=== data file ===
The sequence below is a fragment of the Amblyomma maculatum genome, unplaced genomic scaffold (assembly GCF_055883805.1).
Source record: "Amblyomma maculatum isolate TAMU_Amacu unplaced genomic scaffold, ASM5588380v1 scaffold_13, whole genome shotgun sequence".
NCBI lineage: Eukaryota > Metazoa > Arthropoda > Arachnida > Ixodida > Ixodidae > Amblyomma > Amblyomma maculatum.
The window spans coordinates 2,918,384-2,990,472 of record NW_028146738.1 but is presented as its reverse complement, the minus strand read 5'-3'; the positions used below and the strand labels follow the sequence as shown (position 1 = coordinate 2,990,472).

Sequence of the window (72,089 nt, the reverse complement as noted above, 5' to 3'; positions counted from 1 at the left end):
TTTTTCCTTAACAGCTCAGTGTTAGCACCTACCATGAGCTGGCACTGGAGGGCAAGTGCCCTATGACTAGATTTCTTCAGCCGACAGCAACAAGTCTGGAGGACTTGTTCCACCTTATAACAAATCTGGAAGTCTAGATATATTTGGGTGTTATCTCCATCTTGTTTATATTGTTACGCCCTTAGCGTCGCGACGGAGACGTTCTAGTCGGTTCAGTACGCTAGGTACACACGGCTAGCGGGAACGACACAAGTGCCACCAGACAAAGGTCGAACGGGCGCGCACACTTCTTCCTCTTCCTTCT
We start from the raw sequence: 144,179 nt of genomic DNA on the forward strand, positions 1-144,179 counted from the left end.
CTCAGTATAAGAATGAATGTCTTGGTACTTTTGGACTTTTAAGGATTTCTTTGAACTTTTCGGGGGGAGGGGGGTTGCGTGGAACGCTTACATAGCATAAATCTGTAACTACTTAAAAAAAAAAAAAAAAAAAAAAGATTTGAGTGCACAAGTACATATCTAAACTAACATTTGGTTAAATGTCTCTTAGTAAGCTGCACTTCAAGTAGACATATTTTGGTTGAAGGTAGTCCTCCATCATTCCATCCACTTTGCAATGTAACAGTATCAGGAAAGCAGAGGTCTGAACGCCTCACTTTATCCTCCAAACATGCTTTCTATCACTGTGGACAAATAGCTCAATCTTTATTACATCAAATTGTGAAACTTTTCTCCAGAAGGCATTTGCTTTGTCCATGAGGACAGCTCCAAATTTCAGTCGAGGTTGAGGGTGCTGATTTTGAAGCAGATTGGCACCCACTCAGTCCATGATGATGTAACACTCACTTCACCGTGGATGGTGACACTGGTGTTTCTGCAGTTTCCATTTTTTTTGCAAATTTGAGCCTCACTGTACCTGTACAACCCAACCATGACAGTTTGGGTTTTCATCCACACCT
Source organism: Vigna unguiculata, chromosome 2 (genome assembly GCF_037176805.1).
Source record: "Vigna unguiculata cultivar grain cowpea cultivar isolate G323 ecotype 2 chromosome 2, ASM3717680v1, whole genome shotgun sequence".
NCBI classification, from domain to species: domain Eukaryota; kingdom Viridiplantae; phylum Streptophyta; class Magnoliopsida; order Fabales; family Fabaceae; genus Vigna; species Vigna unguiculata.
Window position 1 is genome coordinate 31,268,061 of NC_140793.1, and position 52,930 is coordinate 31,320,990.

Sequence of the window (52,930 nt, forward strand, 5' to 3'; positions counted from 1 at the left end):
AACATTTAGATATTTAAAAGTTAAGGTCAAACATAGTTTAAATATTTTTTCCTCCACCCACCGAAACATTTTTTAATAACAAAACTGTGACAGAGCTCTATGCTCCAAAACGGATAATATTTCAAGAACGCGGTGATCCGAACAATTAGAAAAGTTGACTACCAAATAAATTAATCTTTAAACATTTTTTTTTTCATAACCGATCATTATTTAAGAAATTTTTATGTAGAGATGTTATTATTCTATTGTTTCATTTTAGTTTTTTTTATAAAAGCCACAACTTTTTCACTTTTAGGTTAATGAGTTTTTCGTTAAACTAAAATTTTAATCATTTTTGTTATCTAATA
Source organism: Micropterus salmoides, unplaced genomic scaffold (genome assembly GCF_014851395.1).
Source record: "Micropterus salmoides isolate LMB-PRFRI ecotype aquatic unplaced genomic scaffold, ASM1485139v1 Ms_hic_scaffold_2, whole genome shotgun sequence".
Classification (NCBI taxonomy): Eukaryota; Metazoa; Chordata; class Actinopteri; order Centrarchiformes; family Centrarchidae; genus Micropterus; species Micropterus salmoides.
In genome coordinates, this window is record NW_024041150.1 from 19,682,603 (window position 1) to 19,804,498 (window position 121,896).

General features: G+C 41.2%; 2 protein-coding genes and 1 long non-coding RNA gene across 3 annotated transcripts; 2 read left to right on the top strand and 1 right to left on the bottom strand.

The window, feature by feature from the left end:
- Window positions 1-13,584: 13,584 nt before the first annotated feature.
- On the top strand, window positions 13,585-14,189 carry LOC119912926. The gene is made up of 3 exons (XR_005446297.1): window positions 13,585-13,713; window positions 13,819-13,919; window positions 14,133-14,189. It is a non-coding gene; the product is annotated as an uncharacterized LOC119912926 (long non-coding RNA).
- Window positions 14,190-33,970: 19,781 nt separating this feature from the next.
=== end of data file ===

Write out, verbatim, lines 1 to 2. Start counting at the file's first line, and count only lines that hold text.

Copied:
The sequence below is a fragment of the Amblyomma maculatum genome, unplaced genomic scaffold (assembly GCF_055883805.1).
Source record: "Amblyomma maculatum isolate TAMU_Amacu unplaced genomic scaffold, ASM5588380v1 scaffold_13, whole genome shotgun sequence".